HFF cells were cultured on 13-mm round glass coverslips into 24-well plates (1x105 cells/well/200 µL) for 24 h at 37 ºC and 5% CO2. T. gondii tachyzoites were pretreated for 1 h at 37 ºC and 5% CO2 with double serial dilutions of BpirLAAO-I (from 5 to 0.3 µg/mL) or with medium alone. Next, parasites were centrifuged (720 x g, 10 min), washed once with medium, and then incubated with HFF cell monolayers on glass coverslips at a 5:1 (parasite:host-cell) ratio of infection. After 24 h of incubation at 37 ºC and 5% CO2, cells were washed with phosphate-buffered saline (PBS, pH 7.2), fixed in 10% buffered formalin for 2 h and stained with 1% toluidine blue. Coverslips were mounted on glass slides and cells were examined under light microscope with regards to the infection index (percentage of infected cells per 100 examined cells) and parasite intracellular replication (mean number of parasites per cell in 100 infected cells) (Bastos et al., 2008). Results were also expressed as percentages of inhibition of infection or inhibition of intracellular replication of each treatment in relation to controls (100% of infection). Three slides of each treatment condition were assessed by two independent observers. The median inhibitory dose (50% inhibitory dose - ID50) was calculated as described for TD50. For each treatment, a selectivity index (SI) was also calculated as described elsewhere (Nan et al., 2004), representing the ratio of the median cytotoxic dose (TD50) by the median inhibitory dose (ID50) for in vitro experiments.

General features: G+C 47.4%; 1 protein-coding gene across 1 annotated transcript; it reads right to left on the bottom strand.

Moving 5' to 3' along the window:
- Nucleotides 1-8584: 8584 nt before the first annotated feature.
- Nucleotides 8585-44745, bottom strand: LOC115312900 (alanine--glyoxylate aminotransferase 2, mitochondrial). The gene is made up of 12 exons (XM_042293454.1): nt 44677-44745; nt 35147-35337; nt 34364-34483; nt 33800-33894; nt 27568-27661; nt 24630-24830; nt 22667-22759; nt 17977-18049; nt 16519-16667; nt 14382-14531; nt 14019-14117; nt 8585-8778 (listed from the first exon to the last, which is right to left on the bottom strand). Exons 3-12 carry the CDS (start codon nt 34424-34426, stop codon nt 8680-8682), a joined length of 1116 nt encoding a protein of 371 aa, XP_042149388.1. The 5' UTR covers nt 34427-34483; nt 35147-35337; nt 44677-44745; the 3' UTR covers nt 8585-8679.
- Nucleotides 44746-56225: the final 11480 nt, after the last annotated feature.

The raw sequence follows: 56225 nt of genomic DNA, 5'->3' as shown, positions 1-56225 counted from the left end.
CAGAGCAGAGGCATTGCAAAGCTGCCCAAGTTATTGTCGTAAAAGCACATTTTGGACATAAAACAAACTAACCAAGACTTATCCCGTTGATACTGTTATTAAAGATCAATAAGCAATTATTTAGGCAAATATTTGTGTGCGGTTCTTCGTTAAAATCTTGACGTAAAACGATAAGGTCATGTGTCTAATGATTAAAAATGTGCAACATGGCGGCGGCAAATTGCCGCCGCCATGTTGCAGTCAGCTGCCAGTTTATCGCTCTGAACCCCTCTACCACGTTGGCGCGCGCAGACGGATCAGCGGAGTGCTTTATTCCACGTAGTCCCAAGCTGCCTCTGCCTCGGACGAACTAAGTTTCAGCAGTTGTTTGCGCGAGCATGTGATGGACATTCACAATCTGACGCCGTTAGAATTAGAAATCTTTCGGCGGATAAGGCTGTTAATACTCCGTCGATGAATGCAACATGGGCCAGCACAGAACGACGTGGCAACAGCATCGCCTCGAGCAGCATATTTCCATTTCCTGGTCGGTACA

BpirLAAO-I treatment of HFF cells after infection with T. gondii tachyzoites